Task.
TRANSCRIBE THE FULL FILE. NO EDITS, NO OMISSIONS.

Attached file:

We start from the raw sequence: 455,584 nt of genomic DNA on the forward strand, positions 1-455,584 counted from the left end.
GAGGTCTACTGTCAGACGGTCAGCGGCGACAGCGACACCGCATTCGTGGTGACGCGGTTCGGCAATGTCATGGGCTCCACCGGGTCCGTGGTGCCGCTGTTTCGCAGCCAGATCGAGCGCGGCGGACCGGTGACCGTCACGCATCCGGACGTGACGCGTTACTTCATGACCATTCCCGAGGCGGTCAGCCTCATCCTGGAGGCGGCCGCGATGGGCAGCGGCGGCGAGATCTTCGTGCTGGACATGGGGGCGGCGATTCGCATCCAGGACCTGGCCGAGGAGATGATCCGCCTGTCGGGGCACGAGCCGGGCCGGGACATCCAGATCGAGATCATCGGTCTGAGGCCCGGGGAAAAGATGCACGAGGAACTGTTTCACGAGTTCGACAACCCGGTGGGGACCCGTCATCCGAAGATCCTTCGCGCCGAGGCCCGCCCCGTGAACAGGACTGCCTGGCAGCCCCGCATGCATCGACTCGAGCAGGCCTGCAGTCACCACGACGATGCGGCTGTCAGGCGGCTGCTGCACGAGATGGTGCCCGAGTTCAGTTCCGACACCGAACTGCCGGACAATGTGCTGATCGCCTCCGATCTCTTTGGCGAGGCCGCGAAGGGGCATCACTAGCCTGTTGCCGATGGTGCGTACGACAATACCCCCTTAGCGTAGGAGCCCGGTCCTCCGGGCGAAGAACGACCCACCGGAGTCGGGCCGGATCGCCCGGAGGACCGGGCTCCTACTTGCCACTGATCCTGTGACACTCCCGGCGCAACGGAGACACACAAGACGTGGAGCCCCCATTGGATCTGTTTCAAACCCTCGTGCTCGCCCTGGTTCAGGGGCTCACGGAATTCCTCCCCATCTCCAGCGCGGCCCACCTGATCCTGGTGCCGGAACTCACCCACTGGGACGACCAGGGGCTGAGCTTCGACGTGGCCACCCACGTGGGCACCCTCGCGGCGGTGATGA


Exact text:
We start from the raw sequence: 455,584 nt of genomic DNA on the forward strand, positions 1-455,584 counted from the left end.
GAGGTCTACTGTCAGACGGTCAGCGGCGACAGCGACACCGCATTCGTGGTGACGCGGTTCGGCAATGTCATGGGCTCCACCGGGTCCGTGGTGCCGCTGTTTCGCAGCCAGATCGAGCGCGGCGGACCGGTGACCGTCACGCATCCGGACGTGACGCGTTACTTCATGACCATTCCCGAGGCGGTCAGCCTCATCCTGGAGGCGGCCGCGATGGGCAGCGGCGGCGAGATCTTCGTGCTGGACATGGGGGCGGCGATTCGCATCCAGGACCTGGCCGAGGAGATGATCCGCCTGTCGGGGCACGAGCCGGGCCGGGACATCCAGATCGAGATCATCGGTCTGAGGCCCGGGGAAAAGATGCACGAGGAACTGTTTCACGAGTTCGACAACCCGGTGGGGACCCGTCATCCGAAGATCCTTCGCGCCGAGGCCCGCCCCGTGAACAGGACTGCCTGGCAGCCCCGCATGCATCGACTCGAGCAGGCCTGCAGTCACCACGACGATGCGGCTGTCAGGCGGCTGCTGCACGAGATGGTGCCCGAGTTCAGTTCCGACACCGAACTGCCGGACAATGTGCTGATCGCCTCCGATCTCTTTGGCGAGGCCGCGAAGGGGCATCACTAGCCTGTTGCCGATGGTGCGTACGACAATACCCCCTTAGCGTAGGAGCCCGGTCCTCCGGGCGAAGAACGACCCACCGGAGTCGGGCCGGATCGCCCGGAGGACCGGGCTCCTACTTGCCACTGATCCTGTGACACTCCCGGCGCAACGGAGACACACAAGACGTGGAGCCCCCATTGGATCTGTTTCAAACCCTCGTGCTCGCCCTGGTTCAGGGGCTCACGGAATTCCTCCCCATCTCCAGCGCGGCCCACCTGATCCTGGTGCCGGAACTCACCCACTGGGACGACCAGGGGCTGAGCTTCGACGTGGCCACCCACGTGGGCACCCTCGCGGCGGTGATGA